2022 Electric Vehicle Building Codes
Background - The 2021 IECC
A few months ago, the voting members of the International Code Council (ICC), delivered a preliminary version of the 2021 IECC. This substantial update to code mandates measures to reduce energy usage and the emission of greenhouse gasses. Furthermore, the ICC is expected to make additional recommendations over time. In the coming weeks and months, ICC will finalize and publish the 2022 IECC, which will be ready for states and local governments in 2023.
The impact of these changes will be far-reaching. State and local governments increasingly rely on building energy codes to reduce greenhouse gas emissions and pave the way for the coming transition to EVs. The EV-ready provisions in the 2021 IECC, when finalized, will offer officials across the country a ready-made, nationally-consistent approach to ensuring new buildings are ready for vehicle charging – and in turn reducing carbon emissions.
Below, a map of commercial energy code adoption is displayed. Some states have adopted codes similar to or exceeding those defined in the most recent version of the IECC (2018), while other states conform to older versions of the IECC.
Some jurisdictions have even more stringent requirements for access to EV charging. Denver, Oakland, Vancouver and others all require that 100% of parking spaces in MUDs be EV-Capable [Link].
The 2021 IECC - EV Charging Requirements (New Development)
It is important that all new development be done with the 2021 IECC standards in mind. In particular, the 2021 IECC requires that:
- All new homes provide at least one EV Ready* parking space.
- All new commercial properties provide at least 20% EV Ready parking spaces.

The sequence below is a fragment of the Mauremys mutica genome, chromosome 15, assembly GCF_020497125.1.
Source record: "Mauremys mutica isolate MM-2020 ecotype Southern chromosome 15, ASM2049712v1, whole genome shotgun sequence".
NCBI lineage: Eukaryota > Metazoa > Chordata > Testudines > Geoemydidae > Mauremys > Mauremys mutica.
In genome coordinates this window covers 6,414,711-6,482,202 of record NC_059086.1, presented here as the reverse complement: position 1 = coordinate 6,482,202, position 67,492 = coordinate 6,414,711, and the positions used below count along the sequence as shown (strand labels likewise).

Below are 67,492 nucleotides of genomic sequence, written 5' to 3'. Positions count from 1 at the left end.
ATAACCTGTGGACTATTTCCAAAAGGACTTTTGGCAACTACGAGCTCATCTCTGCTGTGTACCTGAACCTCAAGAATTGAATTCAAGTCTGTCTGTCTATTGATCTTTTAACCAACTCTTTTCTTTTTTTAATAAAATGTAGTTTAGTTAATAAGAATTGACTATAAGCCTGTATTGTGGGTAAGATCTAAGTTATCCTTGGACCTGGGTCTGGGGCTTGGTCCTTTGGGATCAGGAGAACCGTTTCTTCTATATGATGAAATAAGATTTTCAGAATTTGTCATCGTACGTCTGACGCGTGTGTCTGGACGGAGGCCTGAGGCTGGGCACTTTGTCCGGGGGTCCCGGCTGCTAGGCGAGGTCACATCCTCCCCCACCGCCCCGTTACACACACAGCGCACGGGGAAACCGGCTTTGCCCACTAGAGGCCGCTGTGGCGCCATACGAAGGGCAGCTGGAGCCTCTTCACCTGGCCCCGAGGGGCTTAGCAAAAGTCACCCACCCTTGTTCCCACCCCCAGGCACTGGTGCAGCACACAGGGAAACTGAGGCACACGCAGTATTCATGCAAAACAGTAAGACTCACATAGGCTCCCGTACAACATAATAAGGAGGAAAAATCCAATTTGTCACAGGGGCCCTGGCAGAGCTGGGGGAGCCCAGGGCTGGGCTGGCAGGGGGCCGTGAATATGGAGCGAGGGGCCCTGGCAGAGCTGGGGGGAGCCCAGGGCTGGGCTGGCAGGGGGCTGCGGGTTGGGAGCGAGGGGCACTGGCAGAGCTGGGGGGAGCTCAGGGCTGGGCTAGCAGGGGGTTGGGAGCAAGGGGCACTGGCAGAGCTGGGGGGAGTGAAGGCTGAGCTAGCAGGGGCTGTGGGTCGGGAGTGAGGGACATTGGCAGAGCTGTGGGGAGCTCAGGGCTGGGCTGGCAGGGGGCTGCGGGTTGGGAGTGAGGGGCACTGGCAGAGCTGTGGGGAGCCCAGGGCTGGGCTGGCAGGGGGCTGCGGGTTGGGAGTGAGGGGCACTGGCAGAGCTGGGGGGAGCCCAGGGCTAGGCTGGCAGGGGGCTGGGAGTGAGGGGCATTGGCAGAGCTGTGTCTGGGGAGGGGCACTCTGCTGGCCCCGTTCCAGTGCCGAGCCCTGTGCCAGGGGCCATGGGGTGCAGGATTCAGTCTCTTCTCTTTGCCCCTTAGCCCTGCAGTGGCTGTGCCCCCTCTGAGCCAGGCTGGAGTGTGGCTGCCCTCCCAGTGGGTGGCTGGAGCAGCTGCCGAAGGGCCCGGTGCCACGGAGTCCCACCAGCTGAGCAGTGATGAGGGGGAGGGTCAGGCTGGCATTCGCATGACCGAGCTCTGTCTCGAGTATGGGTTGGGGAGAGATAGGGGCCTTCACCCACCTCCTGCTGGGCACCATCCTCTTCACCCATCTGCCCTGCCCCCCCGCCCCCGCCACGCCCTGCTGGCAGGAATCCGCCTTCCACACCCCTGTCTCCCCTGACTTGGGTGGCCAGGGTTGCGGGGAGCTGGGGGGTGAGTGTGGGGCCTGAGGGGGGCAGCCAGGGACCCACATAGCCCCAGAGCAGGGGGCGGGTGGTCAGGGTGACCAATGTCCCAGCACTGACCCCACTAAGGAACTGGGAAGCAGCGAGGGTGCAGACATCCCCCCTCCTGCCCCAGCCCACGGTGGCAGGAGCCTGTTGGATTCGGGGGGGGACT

- All new multi-family housing properties provide at least 20% EV Ready parking spaces.
*For the definition of EV Ready, see The 2021 IECC - Glossary
The Costs of Meeting Code
The table below shows the average cost of installing the high-voltage circuitry needed for EV charging equipment (per parking spot), both during and after construction
Only Build Once - Provide the Right Charging Solution:
Providing Level 2 charging is superior to providing Level 1 charging. Level 1 (120 volt / 20 amp) chargers only provide 3-5 miles of range per hour of charge time, while Level 2 (240 volt / 40 amp) chargers provide 25-30 miles of range per hour of charge time. That being said, Level 1 chargers are often sufficient for home use - 51% of EV “early adopters” use Level 1 charging to recharge their vehicles at home overnight.
For context, a Level 1 charging station takes 64 hours to fully recharge a Model S, while a Level 2 charging station takes 8 hours. At first glance, this is suboptimal - however, the reality is that 98% of drivers only need to charge for a few hours each night. Level 2 charging is only truly needed for people who spend the entire day driving.
As a hybrid solution which balances relatively high charging speeds with low installation costs, we recommend Orange’s NEMA Outlet. Installation costs for Orange Outlet NEMA 620 are only $30-40 above those for a standard NEMA 520 Level 1 charger. However, our Outlets provide 10-18 miles of range per hour of charge time. Orange’s Outlets offer other advantages:
- Lower electricity costs for drivers - Outlets can be scheduled by drivers through Orange’s mobile app to only charge when costs are low.
- Easy management of costs - property managers are automatically reimbursed for all electricity consumed by drivers.
The final option is to install expensive DC fast charging. However, this is only truly valuable for road trips and people who spend the entire day driving. Over time, as battery prices continue to fall, EV battery capacity will increase, making charging speed a lower priority.
Orange is not only apart of many groups supporting EV charging for all new construction but believe our solutions the ideal path forward. 240V 20 amps is more than enough power to charge any electric vehicle drivers commute while significantly reducing upfront install and ongoing cost.